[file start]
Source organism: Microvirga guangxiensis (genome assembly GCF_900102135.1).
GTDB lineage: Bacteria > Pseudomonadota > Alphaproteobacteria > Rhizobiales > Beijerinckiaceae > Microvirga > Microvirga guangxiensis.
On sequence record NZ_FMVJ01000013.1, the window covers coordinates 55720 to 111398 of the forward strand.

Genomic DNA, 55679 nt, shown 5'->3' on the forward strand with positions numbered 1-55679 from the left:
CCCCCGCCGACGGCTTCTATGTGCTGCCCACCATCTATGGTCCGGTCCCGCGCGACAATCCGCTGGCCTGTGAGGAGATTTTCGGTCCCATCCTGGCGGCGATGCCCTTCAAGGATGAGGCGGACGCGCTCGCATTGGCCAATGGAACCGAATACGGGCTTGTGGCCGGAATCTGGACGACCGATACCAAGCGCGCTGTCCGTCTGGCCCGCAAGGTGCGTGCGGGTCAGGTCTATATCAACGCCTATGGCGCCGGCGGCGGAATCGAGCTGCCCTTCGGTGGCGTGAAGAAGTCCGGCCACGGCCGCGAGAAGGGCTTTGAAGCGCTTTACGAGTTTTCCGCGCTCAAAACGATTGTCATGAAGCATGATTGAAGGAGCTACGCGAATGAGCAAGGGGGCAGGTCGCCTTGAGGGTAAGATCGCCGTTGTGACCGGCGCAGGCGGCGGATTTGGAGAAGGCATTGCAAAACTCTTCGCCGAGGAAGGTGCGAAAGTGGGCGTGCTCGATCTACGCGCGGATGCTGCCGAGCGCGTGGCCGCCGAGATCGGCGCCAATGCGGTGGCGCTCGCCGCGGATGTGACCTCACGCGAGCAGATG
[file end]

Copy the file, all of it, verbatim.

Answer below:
Source organism: Microvirga guangxiensis (genome assembly GCF_900102135.1).
GTDB lineage: Bacteria > Pseudomonadota > Alphaproteobacteria > Rhizobiales > Beijerinckiaceae > Microvirga > Microvirga guangxiensis.
On sequence record NZ_FMVJ01000013.1, the window covers coordinates 55720 to 111398 of the forward strand.

Genomic DNA, 55679 nt, shown 5'->3' on the forward strand with positions numbered 1-55679 from the left:
CCCCCGCCGACGGCTTCTATGTGCTGCCCACCATCTATGGTCCGGTCCCGCGCGACAATCCGCTGGCCTGTGAGGAGATTTTCGGTCCCATCCTGGCGGCGATGCCCTTCAAGGATGAGGCGGACGCGCTCGCATTGGCCAATGGAACCGAATACGGGCTTGTGGCCGGAATCTGGACGACCGATACCAAGCGCGCTGTCCGTCTGGCCCGCAAGGTGCGTGCGGGTCAGGTCTATATCAACGCCTATGGCGCCGGCGGCGGAATCGAGCTGCCCTTCGGTGGCGTGAAGAAGTCCGGCCACGGCCGCGAGAAGGGCTTTGAAGCGCTTTACGAGTTTTCCGCGCTCAAAACGATTGTCATGAAGCATGATTGAAGGAGCTACGCGAATGAGCAAGGGGGCAGGTCGCCTTGAGGGTAAGATCGCCGTTGTGACCGGCGCAGGCGGCGGATTTGGAGAAGGCATTGCAAAACTCTTCGCCGAGGAAGGTGCGAAAGTGGGCGTGCTCGATCTACGCGCGGATGCTGCCGAGCGCGTGGCCGCCGAGATCGGCGCCAATGCGGTGGCGCTCGCCGCGGATGTGACCTCACGCGAGCAGATG